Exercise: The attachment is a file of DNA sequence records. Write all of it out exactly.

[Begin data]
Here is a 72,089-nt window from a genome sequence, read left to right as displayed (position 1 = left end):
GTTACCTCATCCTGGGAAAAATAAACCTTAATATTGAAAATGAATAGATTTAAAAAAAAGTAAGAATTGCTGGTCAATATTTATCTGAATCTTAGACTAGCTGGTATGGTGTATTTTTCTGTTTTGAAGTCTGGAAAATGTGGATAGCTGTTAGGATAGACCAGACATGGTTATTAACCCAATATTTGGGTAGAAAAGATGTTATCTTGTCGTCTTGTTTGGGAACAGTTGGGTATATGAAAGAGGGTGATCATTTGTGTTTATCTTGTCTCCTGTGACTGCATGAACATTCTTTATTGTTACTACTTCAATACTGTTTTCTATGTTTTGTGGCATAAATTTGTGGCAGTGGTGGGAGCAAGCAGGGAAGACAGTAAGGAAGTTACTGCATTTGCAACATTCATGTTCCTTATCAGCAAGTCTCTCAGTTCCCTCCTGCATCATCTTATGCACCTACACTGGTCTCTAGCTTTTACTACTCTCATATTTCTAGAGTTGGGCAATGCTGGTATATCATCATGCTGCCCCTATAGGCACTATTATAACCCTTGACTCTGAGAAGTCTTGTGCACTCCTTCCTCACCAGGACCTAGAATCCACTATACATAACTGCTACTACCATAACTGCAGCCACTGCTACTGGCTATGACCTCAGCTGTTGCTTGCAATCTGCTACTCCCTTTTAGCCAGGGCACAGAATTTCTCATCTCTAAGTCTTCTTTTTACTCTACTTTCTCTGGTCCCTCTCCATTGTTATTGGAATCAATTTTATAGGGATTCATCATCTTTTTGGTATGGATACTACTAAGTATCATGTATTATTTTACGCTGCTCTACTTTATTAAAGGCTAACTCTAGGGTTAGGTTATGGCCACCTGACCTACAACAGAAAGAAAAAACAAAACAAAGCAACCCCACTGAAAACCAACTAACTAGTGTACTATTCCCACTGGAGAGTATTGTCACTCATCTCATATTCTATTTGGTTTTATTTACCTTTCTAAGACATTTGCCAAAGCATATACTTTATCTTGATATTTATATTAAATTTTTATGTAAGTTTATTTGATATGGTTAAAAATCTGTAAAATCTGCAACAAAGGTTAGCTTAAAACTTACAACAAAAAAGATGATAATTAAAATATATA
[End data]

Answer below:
Here is a 72,089-nt window from a genome sequence, read left to right as displayed (position 1 = left end):
GTTACCTCATCCTGGGAAAAATAAACCTTAATATTGAAAATGAATAGATTTAAAAAAAAGTAAGAATTGCTGGTCAATATTTATCTGAATCTTAGACTAGCTGGTATGGTGTATTTTTCTGTTTTGAAGTCTGGAAAATGTGGATAGCTGTTAGGATAGACCAGACATGGTTATTAACCCAATATTTGGGTAGAAAAGATGTTATCTTGTCGTCTTGTTTGGGAACAGTTGGGTATATGAAAGAGGGTGATCATTTGTGTTTATCTTGTCTCCTGTGACTGCATGAACATTCTTTATTGTTACTACTTCAATACTGTTTTCTATGTTTTGTGGCATAAATTTGTGGCAGTGGTGGGAGCAAGCAGGGAAGACAGTAAGGAAGTTACTGCATTTGCAACATTCATGTTCCTTATCAGCAAGTCTCTCAGTTCCCTCCTGCATCATCTTATGCACCTACACTGGTCTCTAGCTTTTACTACTCTCATATTTCTAGAGTTGGGCAATGCTGGTATATCATCATGCTGCCCCTATAGGCACTATTATAACCCTTGACTCTGAGAAGTCTTGTGCACTCCTTCCTCACCAGGACCTAGAATCCACTATACATAACTGCTACTACCATAACTGCAGCCACTGCTACTGGCTATGACCTCAGCTGTTGCTTGCAATCTGCTACTCCCTTTTAGCCAGGGCACAGAATTTCTCATCTCTAAGTCTTCTTTTTACTCTACTTTCTCTGGTCCCTCTCCATTGTTATTGGAATCAATTTTATAGGGATTCATCATCTTTTTGGTATGGATACTACTAAGTATCATGTATTATTTTACGCTGCTCTACTTTATTAAAGGCTAACTCTAGGGTTAGGTTATGGCCACCTGACCTACAACAGAAAGAAAAAACAAAACAAAGCAACCCCACTGAAAACCAACTAACTAGTGTACTATTCCCACTGGAGAGTATTGTCACTCATCTCATATTCTATTTGGTTTTATTTACCTTTCTAAGACATTTGCCAAAGCATATACTTTATCTTGATATTTATATTAAATTTTTATGTAAGTTTATTTGATATGGTTAAAAATCTGTAAAATCTGCAACAAAGGTTAGCTTAAAACTTACAACAAAAAAGATGATAATTAAAATATATA